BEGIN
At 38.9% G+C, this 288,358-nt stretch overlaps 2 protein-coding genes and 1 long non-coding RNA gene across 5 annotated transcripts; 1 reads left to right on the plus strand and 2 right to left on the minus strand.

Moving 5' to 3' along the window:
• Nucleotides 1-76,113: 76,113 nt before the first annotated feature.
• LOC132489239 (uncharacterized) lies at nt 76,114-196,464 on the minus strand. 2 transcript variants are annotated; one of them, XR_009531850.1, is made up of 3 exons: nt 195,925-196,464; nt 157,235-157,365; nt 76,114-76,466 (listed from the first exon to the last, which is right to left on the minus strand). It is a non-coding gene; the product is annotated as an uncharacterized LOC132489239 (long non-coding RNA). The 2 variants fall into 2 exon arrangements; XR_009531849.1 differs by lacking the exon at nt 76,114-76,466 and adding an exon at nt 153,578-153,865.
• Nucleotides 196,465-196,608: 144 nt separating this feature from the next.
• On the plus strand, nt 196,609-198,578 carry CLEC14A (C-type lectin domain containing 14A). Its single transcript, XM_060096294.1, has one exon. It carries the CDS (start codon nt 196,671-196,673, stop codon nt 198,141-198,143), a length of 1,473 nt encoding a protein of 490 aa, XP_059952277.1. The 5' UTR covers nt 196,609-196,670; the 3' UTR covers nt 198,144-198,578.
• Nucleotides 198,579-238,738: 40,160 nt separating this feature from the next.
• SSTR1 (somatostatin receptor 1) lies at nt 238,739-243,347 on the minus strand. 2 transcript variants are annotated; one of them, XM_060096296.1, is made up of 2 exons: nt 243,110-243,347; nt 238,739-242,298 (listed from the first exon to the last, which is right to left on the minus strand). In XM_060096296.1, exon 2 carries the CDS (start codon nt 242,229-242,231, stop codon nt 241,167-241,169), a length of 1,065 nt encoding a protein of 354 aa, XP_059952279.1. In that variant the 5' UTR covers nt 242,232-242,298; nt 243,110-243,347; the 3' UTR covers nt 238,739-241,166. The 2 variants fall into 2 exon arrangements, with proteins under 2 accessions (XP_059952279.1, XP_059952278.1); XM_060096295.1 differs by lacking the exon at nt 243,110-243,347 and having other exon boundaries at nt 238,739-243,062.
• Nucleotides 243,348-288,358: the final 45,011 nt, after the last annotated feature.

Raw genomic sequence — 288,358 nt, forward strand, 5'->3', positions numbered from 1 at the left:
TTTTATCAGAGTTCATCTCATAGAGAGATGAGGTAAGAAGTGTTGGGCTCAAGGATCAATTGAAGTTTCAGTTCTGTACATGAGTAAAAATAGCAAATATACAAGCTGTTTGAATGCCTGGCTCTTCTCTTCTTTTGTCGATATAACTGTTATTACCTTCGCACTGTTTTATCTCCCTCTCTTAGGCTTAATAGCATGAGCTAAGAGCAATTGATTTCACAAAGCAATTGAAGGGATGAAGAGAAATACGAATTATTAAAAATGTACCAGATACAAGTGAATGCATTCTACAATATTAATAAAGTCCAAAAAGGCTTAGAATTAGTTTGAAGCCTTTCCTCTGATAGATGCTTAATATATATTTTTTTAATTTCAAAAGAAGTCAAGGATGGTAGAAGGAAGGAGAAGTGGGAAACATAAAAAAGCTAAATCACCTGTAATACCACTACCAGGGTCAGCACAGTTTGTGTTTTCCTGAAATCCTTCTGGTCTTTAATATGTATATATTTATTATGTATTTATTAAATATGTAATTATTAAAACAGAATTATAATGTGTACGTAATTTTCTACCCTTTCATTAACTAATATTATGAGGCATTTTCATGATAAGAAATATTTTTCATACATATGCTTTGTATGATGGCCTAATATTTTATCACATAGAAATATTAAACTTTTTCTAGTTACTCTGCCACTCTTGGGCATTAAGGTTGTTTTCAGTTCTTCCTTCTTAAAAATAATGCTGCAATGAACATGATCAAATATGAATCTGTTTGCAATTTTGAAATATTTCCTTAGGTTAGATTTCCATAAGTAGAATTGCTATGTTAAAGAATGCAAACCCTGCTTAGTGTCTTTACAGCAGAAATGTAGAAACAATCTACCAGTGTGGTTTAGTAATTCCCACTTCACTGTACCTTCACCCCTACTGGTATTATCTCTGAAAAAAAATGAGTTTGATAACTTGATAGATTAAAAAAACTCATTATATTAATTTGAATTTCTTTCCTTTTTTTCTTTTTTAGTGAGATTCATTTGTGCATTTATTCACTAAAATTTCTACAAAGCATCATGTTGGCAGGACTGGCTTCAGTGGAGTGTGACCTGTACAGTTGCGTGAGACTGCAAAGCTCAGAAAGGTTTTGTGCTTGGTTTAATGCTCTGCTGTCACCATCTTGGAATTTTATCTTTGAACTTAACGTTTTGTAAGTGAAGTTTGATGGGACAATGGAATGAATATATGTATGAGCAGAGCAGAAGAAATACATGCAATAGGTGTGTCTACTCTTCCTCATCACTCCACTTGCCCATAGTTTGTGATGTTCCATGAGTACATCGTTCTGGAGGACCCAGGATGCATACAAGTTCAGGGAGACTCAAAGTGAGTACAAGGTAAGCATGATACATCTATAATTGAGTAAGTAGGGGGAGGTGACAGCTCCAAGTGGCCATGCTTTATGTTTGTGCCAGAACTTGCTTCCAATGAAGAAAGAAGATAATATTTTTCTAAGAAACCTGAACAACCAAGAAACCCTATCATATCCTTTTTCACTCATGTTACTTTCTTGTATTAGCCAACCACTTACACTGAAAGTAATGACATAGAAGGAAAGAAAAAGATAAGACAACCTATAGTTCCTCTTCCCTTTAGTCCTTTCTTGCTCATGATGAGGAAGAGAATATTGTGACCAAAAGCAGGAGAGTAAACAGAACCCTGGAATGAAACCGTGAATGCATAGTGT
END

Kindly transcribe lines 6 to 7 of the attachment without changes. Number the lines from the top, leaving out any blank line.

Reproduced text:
• On the plus strand, nt 196,609-198,578 carry CLEC14A (C-type lectin domain containing 14A). Its single transcript, XM_060096294.1, has one exon. It carries the CDS (start codon nt 196,671-196,673, stop codon nt 198,141-198,143), a length of 1,473 nt encoding a protein of 490 aa, XP_059952277.1. The 5' UTR covers nt 196,609-196,670; the 3' UTR covers nt 198,144-198,578.
• Nucleotides 198,579-238,738: 40,160 nt separating this feature from the next.